That’s a great example of Daniel knowing what he wanted and then being loose enough to say, “Let’s play.” There’s one shot that was filmed when we were outside the church. Zoltan was shooting some B footage and Daniel was giving me direction. I’m nodding because I’m literally in my mind going, “Uh huh, uh huh, get on with it.” It’s totally an actor being impatient with the director, but in the film, it looks like I’m preparing for my sermon and getting all revved up. When I saw the shot, I thought, ‘There’s the magic of film.’

We were preaching for about two and a half days in this church, and it was totally fun. I almost lost my voice. At one point, Daniel said, “I’d like it if Cotton got the congregation so revved up that he could say anything…even a recipe.” And that’s immediately what we shot. There’s a life to that moment that captures exactly what Daniel wanted. When I first saw the film with an audience, the knowing laughter the occurred when I look into the camera really surprised and pleased me because I knew that at that moment, they were onboard. They weren’t hating me for it, they were actually okay with it.

Stamm told Hollywood Chicago that it was his intention to have actors reach their breaking point by putting them through countless takes.

Oh yeah, Daniel and his German heritage [laughs]. I’m dying for a cookie, I’m dying for him to give me a, ‘Hey good job, you’re a good actor,’ and of course, he was not about that whatsoever. He would just keep going, ‘Okay that was good. Let’s do that again.” And I’d be like, “What? That’s it?” It’d be like take 20, and you start getting a little frustrated, but you also start getting out of your head at the same time. The final product speaks for itself. He captured realistic performances, partly because he would continue to go back and re-mine stuff that I thought we had already covered.

What was the experience like of working with Ashley Bell during the “possession” sequences?

The great thing about Ashley is that she’s such a consummate professional. She came loaded with her homework and loaded with ideas and things to do. We got to shoot fairly in sequence, which is a real luxury. In the first part of the film, her off-kilter innocence is so off-putting and yet you immediately want to try and take care of her because you feel like she’s wounded and lost and too innocent. So when we did those interview scenes, I felt parental toward her. When things suddenly change, her commitment on that level was equally 100 percent. Particularly during the final exorcism, she came to play physically and emotionally. I could be as good as I want to be in the film, but if you don’t believe the possessed girl in an exorcism film, you don’t have a film. You believe her, and because of that, my reactions were genuine. The barn scene was a day or a day and half of work, and that was very intense. She never let up, and that allowed me to never let up as well.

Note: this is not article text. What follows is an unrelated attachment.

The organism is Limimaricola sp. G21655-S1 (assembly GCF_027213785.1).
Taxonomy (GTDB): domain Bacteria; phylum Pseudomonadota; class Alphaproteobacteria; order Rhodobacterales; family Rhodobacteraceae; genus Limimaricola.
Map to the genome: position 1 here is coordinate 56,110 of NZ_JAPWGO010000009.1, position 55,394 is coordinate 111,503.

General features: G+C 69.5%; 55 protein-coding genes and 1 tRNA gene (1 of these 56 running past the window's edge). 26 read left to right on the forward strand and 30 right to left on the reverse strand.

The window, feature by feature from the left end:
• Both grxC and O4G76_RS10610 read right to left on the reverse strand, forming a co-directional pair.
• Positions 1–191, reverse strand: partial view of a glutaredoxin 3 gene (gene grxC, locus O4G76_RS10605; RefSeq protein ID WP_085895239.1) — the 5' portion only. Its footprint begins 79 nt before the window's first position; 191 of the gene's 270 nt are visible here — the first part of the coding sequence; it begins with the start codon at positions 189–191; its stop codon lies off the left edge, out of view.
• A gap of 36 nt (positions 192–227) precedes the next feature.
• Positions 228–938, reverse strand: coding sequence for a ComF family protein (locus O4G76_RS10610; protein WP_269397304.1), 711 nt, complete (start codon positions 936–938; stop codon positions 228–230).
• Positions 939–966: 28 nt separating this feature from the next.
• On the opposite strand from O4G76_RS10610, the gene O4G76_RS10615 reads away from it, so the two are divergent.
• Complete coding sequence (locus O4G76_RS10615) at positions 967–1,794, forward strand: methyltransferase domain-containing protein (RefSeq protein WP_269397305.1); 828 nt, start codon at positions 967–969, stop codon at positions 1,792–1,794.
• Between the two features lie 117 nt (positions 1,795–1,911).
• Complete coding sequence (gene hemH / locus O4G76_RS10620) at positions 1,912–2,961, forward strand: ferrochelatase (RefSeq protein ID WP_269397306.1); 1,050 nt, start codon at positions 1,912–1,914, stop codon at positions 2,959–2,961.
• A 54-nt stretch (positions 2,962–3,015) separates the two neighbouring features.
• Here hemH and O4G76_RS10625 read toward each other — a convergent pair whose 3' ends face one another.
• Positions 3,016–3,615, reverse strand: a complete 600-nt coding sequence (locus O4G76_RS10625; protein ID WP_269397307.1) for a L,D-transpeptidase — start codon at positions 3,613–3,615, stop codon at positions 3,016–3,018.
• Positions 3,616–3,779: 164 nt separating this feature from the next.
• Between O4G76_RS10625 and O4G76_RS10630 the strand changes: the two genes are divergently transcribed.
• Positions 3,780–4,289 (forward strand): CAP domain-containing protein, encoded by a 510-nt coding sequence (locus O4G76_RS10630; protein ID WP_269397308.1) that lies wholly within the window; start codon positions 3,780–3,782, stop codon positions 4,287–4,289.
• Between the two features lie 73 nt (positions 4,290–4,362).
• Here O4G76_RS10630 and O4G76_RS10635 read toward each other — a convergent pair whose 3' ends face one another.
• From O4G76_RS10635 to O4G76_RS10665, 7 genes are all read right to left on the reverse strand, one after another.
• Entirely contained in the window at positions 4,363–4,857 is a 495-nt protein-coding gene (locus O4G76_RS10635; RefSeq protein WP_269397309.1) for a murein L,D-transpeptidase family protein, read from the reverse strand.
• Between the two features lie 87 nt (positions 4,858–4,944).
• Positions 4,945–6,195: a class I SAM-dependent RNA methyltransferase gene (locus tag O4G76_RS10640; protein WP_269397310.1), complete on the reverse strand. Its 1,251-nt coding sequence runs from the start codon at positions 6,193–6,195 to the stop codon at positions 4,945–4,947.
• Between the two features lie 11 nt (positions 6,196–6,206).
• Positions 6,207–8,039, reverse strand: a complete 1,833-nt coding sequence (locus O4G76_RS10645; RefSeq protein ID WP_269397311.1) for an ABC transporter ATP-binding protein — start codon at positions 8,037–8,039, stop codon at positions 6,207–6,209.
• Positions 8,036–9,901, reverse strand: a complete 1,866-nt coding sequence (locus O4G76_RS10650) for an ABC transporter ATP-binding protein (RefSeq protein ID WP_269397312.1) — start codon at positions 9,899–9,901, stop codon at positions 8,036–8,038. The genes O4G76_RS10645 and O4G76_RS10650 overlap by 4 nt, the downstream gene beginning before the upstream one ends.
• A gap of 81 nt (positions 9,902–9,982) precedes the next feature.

The film seems to have been born out of the current paranoia about religious extremism.

The isolation of the Sweetzer farm seems like a throwback in our multicultural, hyper-connected world. It seems like these people are rubes, and all they have is their religion. I think there’s a spooky primal sort of voodooism that goes along with that idea. One of the most interesting parts of the film is when we’re in the hospital, and the preacher is trying to convince the farmer that he needs to go to a psychologist, while the farmer is convincing the preacher to believe in god. The film shows that in the modern day, preachers are leaning toward scientific explanations and have lost their path. It also shows that giving your faith over to one point of view, wholeheartedly, without any examination of the other side leads you to dark places.

What are your thoughts about the film’s controversial ending?

The ending has been debated a bunch. I think Daniel said that once he decided to go in that direction, he decided to embrace it fully. It does feel like a different film in some respects. I thought the ending was going to go in a different direction at one point, because the film sets itself up as being something else. I thought it was going to be more about what happens with Cotton and what happens with Nell as people as opposed to this sort of wrap up. [Stamm] creates such a viable, realistic world that to be taken out of that realism and be reminded that you’re seeing a movie is a weird violation. And I think that’s what people went through. They recognize the sort of ending they were being given, and that takes them out of the truly original experience of the first ninety minutes. And that’s not to say that the ending is unoriginal, but it’s certainly an area we are familiar with.

The ending seems as self-consciously artificial as the staged exorcisms Cotton performs early in the film.

Someone came up to me and was like, “I totally get it. I fully expect to see a sequel where it turns out that this was all his footage and the entire thing was staged. Just call it ‘The Rebranding of Cotton Marcus.’ He’s created this whole thing to rev up the second half of his career.” And I was like, “Dude, spot on!”

Has this role made you more eager to pursue films?

I think anybody wants to do films if they get the chance. It just so happens that I look midway through my career and see that television has been my bread and butter basically. Movies are a tough nut to crack, they always have been. I was just saying to someone the other day that you always ask yourself, “Hey, how come I’m not Tom Cruise?” And the fact is, there’s one Tom Cruise and he’s doing just fine thank you very much. I’d love to do more features and the fact I was able to anchor this film will hopefully bode well for the next part of my career.

Meanwhile, I just finished wrapping 12 episodes of a sitcom, “Working Class.” It’s going to be on Country Music Television on January 28, and my [role] is 180 degrees different from playing an exorcist. But it’s absolutely fun. I got to play with Melissa Peterman, the funniest girl on television, and Ed Asner, who’s a TV legend. It was a great experience, and I’m looking forward to seeing how that rides. There are a couple of films for the springtime that I’m mulling over, and it remains to be seen which one I’m going to go with. But I’m looking forward to continuing working in films as much as I can.

“The Last Exorcism” is currently streamable on Cinemax.